I'm an Israeli lawyer, Jewish, married to a Palestinian resident of Ramallah. After years of wandering throughout the world, we returned to the West Bank with our two children, 5-year-old Forat and 2-year-old Adam. We are trying to lead ordinary lives in an extraordinary and unforgiving reality, one that I will share with you here. (click to read all previous posts). I have changed the names of people in the blog, including my own. "Umm Forat" means "Mother of Forat" in Arabic.
I came home at 4 A.M. from a short work trip abroad. Osama was sitting in front of the computer. I kissed him. He told me that Adam had woken up at 3 A.M., he managed to put him back down but couldn’t sleep anymore. I got into bed alone, but almost immediately Forat woke up. I heard Osama approach her.
“Surprise!” he said. “Guess who came home?”
I entered the children’s room and kissed Forat’s sleepy, smiling face. I sat next to her, my hand on her, until she fell back asleep.
At 6:30 A.M. Adam woke up. “Guess who came home?” Osama asked. Adam ran to our bedroom, smiled when he saw me, and climbed into bed. Usually he only nurses before sleeping, but I hadn’t breastfed him or pumped in three days. When he pulled at my shirt, I let him nurse. Forat was jealous. She made crying noises and tried to push Adam away from me. I wrapped my arms around her.
“Do you know that today you’re supposed to dress in the colors of the Palestinian flag?” I asked Forat.
- But Ima, we’re Jews. Why can't we cross the checkpoint?
- When I shout at my daughter in Hebrew, it reminds my husband of Israeli prison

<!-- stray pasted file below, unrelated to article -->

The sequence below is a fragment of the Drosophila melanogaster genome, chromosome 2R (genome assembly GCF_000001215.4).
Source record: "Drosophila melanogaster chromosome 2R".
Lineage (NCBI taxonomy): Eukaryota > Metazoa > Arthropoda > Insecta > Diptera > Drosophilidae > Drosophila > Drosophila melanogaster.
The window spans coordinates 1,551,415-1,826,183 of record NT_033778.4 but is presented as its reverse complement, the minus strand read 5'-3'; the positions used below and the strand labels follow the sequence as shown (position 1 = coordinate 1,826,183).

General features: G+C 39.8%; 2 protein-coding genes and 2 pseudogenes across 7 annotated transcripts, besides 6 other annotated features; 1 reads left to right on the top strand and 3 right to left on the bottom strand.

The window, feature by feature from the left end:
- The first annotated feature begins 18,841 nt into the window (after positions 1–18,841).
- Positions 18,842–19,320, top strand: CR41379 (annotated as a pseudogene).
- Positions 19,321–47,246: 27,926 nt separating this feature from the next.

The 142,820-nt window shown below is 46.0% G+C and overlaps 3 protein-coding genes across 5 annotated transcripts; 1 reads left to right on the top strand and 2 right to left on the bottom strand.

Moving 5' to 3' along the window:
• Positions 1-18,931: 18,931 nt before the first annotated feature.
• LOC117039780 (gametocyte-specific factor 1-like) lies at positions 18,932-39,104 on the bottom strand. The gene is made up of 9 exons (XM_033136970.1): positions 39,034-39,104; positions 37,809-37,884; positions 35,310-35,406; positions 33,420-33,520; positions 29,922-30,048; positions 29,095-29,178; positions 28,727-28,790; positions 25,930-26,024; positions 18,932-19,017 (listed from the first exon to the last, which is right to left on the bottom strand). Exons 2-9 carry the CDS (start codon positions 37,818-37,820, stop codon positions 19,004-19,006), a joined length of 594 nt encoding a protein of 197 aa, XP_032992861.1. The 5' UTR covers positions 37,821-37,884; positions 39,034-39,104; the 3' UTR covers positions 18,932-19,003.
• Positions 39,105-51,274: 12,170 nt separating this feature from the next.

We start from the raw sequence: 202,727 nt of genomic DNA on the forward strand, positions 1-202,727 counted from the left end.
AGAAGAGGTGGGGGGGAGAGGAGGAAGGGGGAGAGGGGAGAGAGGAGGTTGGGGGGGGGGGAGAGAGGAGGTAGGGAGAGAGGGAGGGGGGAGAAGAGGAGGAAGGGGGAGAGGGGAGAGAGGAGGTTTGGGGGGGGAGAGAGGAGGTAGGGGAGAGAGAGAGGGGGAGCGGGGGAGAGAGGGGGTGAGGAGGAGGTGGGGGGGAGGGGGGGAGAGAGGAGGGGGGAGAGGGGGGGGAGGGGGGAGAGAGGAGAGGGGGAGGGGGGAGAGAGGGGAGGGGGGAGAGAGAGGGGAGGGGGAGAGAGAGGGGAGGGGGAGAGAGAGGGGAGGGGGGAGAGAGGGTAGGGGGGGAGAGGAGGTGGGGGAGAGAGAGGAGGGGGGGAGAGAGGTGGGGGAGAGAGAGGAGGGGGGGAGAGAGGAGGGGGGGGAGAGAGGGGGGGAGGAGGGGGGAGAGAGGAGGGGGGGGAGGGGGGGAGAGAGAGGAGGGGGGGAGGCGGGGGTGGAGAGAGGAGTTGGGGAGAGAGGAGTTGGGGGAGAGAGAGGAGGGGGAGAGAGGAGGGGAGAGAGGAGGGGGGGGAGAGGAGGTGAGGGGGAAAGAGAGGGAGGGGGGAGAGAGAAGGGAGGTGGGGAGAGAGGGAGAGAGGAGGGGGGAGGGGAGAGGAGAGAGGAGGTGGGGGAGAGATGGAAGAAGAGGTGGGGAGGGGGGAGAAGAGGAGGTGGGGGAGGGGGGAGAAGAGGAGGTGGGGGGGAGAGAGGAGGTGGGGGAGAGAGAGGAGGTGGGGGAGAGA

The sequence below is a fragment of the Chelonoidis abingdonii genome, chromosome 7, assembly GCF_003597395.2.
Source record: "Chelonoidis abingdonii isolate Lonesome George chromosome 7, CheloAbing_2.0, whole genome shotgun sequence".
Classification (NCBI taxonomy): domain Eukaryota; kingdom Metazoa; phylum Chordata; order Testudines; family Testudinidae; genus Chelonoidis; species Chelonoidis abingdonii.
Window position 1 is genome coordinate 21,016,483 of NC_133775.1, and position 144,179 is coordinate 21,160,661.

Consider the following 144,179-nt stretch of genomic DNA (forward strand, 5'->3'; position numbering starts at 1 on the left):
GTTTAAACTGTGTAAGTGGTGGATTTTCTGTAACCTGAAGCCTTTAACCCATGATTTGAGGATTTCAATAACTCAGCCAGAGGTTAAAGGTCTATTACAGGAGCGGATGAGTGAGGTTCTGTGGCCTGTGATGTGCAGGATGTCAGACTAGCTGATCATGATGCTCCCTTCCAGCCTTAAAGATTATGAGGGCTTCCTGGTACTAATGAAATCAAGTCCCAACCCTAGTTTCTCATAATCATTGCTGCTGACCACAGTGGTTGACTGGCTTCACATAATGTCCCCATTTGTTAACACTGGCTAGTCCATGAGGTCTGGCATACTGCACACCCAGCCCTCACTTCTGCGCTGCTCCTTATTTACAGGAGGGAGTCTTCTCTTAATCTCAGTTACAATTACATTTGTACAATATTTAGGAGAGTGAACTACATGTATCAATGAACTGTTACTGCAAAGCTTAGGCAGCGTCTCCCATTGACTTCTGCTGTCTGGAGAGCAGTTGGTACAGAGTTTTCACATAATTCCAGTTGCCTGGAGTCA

- My parenting challenge: Protecting my two-year-old from tear gas
“How do you know?”
“Miss Chantal sent us an e-mail. For Palestinian Independence Day.”
“I can’t believe that Palestinians are really celebrating independence,” Osama said, entering the room. “How much can we fool ourselves?”
I ignored him and spoke to Forat, “Let’s find you red, white, green and black clothing.”
Forat picked up a pink Hello Kitty shirt from the floor, stained with ketchup and orange soup, apparently from the previous night’s dinner.
“Sweetheart, they want the colors of the flag,” I said.
“Hello Kitty’s ribbon is red.”
During my brief time away from her, I had promised myself to try to empower her in every interaction and to avoid, as much as possible, judging her.
“You decide what you want to wear,” I said. And then I stumbled. “But sweetheart, the kindergarten asked for the colors of the flag.”
In the meantime, Osama worked on Adam. We found black pants, and I suggested a red button-down shirt that my mother had bought for him. Adam protested when Osama dressed him in the shirt.
“Ek!” he screamed, pulling on the sleeves and pleading with Osama to remove it.
“Baba, the shirt is beautiful,” Osama said.
“Ek!” Adam screamed in desperation. He appealed to me, pulling at the shirt, a look of horror on his tiny face. We compromised on a red T-shirt. Forat agreed to wear a red dress.
At Adam’s daycare, the children were dancing to percussive music or sitting on the floor coloring flags. Wafa, the teacher who always takes Adam from me before I finish saying goodbye, approached us.
“Why isn’t he dressed?” she asked.
I looked around us. All the children wore intricate traditional Palestinian costumes, embroidered dresses and the boys in sirwal pants. They had sent an email asking us to dress the children in traditional clothing, but I didn’t think the other parents would really buy a special costume for one day at daycare.